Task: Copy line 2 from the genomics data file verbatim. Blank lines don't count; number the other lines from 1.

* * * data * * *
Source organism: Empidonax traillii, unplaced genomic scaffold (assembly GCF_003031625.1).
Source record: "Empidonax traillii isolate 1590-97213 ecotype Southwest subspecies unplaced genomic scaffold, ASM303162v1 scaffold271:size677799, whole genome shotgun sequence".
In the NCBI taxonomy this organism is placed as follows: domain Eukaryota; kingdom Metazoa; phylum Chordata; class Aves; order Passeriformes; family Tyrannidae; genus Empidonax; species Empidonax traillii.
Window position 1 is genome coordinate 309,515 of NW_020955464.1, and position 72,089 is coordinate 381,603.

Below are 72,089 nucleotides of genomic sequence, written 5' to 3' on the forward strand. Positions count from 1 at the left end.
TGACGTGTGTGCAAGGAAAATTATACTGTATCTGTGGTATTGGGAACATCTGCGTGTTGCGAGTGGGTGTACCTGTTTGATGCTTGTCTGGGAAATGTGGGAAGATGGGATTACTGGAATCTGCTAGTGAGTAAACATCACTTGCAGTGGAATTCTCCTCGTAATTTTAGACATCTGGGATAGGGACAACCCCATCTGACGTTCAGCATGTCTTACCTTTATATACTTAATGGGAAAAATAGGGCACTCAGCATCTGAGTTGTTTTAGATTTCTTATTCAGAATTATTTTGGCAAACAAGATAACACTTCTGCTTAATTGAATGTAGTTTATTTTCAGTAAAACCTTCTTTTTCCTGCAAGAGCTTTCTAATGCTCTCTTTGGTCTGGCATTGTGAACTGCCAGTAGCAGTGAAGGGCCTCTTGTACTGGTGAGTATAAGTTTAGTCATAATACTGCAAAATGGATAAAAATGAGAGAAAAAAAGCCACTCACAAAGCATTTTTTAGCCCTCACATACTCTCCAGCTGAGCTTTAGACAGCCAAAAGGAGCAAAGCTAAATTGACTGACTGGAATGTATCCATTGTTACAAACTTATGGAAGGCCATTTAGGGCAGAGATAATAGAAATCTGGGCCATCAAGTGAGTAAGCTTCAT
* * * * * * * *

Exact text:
Source record: "Empidonax traillii isolate 1590-97213 ecotype Southwest subspecies unplaced genomic scaffold, ASM303162v1 scaffold271:size677799, whole genome shotgun sequence".